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In the rails console if I type:


I get the following returned.


When copy/paste this to and try to view it as JSON, I get an error saying 'Invalid JSON Variable'. I believe this is because of the '\' characters. Any advice on how to fix this?

share|improve this question
What is User.all without to_json? – Explosion Pills May 1 '13 at 18:43
If you do that in your console, it's "normal" that the output contains several quotes and backslashes, try puts User.all.to_json in your console. – MrYoshiji May 1 '13 at 18:44
@MrYoshiji Do you want to write an answer and I'll accept it? – sharataka May 1 '13 at 18:57
Oh great, will do in a sec – MrYoshiji May 1 '13 at 19:00
What's the point of this question, anyway? In Rails you render json to a client, and that's where it matters if it's valid. – Dave Newton May 1 '13 at 23:01
up vote 0 down vote accepted

If you do that in your console, it's "normal" that the output contains several quotes and backslashes.

In my irb console:

irb(main):009:0> Patient.first.to_json
#=> "{\"patient\":{\"created_at\":\"2013-03-14T16:53:52-04:00\",\"id\":6538,\"updated_at\":\"2013-03-14T16:53:52-04:00\"}}"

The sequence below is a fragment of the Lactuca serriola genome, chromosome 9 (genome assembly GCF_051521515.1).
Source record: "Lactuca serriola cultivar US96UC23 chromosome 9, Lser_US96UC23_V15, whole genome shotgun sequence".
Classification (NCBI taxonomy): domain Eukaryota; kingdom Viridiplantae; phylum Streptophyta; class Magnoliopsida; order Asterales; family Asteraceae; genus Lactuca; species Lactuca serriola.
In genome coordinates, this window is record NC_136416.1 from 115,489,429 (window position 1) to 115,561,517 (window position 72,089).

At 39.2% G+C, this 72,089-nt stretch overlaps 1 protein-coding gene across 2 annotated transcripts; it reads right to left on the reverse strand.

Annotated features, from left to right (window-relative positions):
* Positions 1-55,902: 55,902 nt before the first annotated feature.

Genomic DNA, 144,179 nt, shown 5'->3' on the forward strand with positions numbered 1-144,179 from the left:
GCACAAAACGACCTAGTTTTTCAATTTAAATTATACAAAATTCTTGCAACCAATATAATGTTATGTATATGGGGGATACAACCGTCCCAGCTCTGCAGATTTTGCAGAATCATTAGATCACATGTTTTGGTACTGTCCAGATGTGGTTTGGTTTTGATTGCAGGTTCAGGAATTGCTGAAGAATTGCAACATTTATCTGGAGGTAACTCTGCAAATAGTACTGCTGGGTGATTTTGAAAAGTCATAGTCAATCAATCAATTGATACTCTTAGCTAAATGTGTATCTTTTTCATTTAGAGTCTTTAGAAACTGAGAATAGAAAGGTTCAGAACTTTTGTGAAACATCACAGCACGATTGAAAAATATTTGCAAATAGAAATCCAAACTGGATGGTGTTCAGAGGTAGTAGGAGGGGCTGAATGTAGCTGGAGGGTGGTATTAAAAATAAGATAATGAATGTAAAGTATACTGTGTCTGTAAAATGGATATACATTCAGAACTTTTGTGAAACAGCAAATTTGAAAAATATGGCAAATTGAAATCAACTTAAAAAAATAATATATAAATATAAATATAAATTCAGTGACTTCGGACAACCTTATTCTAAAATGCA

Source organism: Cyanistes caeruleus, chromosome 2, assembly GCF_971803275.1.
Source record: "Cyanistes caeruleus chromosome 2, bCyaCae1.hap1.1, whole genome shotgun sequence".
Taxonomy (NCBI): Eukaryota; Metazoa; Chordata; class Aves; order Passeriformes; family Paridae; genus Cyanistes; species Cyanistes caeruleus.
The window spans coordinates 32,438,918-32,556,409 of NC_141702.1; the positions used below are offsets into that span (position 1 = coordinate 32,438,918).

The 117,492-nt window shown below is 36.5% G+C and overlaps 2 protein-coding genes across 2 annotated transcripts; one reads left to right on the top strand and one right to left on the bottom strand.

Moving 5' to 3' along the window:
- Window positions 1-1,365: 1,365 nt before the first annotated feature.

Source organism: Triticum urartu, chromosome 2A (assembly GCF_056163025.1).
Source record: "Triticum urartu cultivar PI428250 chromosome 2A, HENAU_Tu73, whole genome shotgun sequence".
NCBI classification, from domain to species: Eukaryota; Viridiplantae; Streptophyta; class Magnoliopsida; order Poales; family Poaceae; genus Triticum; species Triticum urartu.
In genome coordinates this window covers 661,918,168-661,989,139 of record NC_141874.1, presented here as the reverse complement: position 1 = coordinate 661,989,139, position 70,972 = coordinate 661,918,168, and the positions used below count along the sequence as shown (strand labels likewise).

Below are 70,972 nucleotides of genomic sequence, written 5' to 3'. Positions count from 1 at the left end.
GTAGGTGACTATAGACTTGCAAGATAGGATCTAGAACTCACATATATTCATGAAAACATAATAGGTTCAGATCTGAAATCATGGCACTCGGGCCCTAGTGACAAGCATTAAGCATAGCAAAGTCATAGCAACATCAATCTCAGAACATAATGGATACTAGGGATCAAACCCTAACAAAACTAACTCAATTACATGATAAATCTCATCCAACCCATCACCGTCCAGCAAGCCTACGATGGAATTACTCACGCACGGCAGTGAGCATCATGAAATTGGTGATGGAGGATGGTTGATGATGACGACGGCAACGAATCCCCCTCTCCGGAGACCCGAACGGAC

But using the method puts:

irb(main):010:0> puts Patient.first.to_json
#=> nil
share|improve this answer
  • to_json returns a JSON string with escaped quotes etc.
  • as_json returns it as actual JSON, this is what would validate properly.

Which you use depends on how you're rendering it.

share|improve this answer
I tried using as_json, but now it has the '=>' and I'm still getting the same error saying it's not a valid JSON variable. – sharataka May 1 '13 at 18:56
@sharataka As I said, it depends on how you're rendering it. to_json is fine if you're using puts or sending it as a string to the browser. If you're using normal Rails JSON rendering you'd use as_json. – Dave Newton May 1 '13 at 18:58

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